Still More On Crowdfunding Start Up Arts Orgs

If you have been reading my blog regularly over the last few months, you know I have been keeping an eye on the possibility of the crowd funding elements of the recently passed JOBS Act replacing non profit status as a viable method of creating and sustaining an arts organization.

If you haven’t been reading that long, well harken back to my original musings on the subject as well as some more recent musings with links to information on the implications of the law as passed.

Hat tip to Charity Lawyer Blog’s Ellis Carter (whom I have previously incorrectly identified as male. Sorry about that Ellis) for her link to a piece on Startup Company Law Blog about the problems with the law.

Author Joe Wallin confirms many of the general suspicions I had about the costs of compliance probably being overly burdensome given the $1 million limit.

One thing that surprised me was that the law actually prohibits start ups from the “do it yourself” approach which I have always assumed to be a hallmark of start ups.

3) The Law Forces Companies To Use Intermediaries

The law forces startups to use intermediaries to raise the funds. This is fundamentally different from what typically happens with startups. Most startups raise funds without the help of intermediaries. In fact, this is the prevailing norm for startup companies. The typical advice to a startup is–don’t use an intermediary! Founders, do it yourself!

 But here the law forces companies into the arms of either registered broker-dealers or registered funding portals. These entities are subject to numerous requirements, and their compliance with those requirements will make the process much more difficult and costly for companies.

Maybe arts organizations with their bare bones mentality about providing a product might make it work within the restriction, but the whole point of pursuing an alternative to the non profit business model is to adopt an alternative approach and mindset about providing cultural experiences. (a.k.a. ramen isn’t a default food group for artists.) Though it will probably bring it own attendant problems, success might be measured by how diversely arts and cultural organizations manifest after phasing away from non-profit status.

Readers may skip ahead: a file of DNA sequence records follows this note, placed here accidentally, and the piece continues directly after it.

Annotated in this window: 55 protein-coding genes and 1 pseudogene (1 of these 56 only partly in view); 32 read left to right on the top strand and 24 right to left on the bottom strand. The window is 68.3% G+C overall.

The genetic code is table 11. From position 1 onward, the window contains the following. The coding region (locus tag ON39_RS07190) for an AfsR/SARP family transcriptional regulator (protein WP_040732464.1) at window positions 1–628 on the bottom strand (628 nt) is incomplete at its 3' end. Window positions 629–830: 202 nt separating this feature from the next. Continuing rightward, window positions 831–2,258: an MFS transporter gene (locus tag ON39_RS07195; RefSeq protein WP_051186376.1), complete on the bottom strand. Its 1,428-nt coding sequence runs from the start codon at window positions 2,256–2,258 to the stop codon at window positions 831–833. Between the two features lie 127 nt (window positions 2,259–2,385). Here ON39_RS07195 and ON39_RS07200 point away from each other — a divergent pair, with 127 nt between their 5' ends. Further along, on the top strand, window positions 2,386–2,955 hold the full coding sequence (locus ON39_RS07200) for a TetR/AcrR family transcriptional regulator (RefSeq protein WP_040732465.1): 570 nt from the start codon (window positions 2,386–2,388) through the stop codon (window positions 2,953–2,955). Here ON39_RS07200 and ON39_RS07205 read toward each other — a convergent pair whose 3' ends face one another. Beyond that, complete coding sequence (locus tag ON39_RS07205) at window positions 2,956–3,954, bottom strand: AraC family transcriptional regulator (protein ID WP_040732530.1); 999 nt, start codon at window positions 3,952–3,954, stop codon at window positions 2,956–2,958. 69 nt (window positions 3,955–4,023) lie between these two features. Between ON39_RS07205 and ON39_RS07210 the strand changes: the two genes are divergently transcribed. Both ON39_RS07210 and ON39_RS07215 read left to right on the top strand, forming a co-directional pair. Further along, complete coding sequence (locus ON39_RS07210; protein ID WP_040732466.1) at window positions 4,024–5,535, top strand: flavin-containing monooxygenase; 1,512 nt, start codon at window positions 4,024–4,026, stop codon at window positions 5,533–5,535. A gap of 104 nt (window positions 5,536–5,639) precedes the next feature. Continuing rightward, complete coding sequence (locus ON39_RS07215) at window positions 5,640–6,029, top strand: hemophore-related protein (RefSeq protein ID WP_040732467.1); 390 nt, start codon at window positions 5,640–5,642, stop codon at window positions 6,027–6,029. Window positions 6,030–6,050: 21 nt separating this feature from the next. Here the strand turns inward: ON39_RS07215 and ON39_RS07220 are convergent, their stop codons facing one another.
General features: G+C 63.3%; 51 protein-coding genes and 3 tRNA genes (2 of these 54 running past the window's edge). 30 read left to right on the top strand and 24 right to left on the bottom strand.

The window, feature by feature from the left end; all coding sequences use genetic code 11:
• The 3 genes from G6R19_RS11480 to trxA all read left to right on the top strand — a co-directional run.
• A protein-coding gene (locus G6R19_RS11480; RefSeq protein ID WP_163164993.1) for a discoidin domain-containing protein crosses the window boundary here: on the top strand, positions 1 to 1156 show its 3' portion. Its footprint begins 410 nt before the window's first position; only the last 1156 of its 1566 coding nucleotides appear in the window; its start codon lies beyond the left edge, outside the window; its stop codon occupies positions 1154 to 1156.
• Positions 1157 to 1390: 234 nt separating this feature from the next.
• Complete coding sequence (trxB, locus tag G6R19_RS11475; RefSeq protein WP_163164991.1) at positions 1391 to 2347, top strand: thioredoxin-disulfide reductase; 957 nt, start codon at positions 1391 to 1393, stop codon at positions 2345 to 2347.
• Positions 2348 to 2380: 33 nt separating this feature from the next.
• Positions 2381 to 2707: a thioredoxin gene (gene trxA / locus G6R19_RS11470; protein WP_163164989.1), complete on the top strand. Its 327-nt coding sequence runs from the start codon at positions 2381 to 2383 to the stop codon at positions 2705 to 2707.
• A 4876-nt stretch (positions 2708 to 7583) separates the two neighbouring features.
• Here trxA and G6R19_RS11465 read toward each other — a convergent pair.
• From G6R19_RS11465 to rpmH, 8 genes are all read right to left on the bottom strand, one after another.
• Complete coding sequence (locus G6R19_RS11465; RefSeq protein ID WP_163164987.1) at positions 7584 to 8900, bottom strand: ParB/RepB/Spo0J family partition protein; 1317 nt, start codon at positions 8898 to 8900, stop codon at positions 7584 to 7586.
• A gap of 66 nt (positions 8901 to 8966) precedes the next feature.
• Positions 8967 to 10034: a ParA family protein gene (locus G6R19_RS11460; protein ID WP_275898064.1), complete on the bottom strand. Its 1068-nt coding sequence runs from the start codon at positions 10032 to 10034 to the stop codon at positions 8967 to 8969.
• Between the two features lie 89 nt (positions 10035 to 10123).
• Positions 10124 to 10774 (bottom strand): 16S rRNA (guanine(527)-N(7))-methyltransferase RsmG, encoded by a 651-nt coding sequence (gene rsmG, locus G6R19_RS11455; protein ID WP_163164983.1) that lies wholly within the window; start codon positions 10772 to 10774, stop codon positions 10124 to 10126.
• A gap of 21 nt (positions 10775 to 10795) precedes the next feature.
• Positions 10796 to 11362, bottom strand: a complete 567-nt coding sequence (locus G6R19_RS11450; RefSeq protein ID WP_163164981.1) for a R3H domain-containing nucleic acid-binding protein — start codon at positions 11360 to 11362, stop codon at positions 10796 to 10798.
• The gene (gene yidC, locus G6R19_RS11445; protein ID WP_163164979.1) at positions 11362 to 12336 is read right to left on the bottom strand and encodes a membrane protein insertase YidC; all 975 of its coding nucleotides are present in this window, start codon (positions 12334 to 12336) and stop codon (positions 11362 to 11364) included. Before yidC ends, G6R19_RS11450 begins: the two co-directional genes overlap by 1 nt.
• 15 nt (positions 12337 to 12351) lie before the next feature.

At the end of his post, Wallin suggests Congress go back and make some changes to the law to allow start ups to proliferate more easily. I am sure there is still plenty of opportunity for successful crowd funded start ups within the law. If it isn’t changed before that, perhaps the successes will lend credence to the idea this can be a viable path for entrepreneurs, moreso with a few changes.

About Joe Patti

I have been writing Butts in the Seats (BitS) on topics of arts and cultural administration since 2004 (yikes!). Given the ever evolving concerns facing the sector, I have yet to exhaust the available subject matter. In addition to BitS, I am a founding contributor to the ArtsHacker (artshacker.com) website where I focus on topics related to boards, law, governance, policy and practice.

I am also an evangelist for the effort to Build Public Will For Arts and Culture being helmed by Arts Midwest and the Metropolitan Group. (http://www.creatingconnection.org/about/)

I am currently the Director of the Grand Opera House in Macon, GA.

Among the things I am most proud are having produced an opera in the Hawaiian language and a dance drama about Hawaii's snow goddess Poli'ahu while working as a Theater Manager in Hawaii. Though there are many more highlights than there is space here to list.

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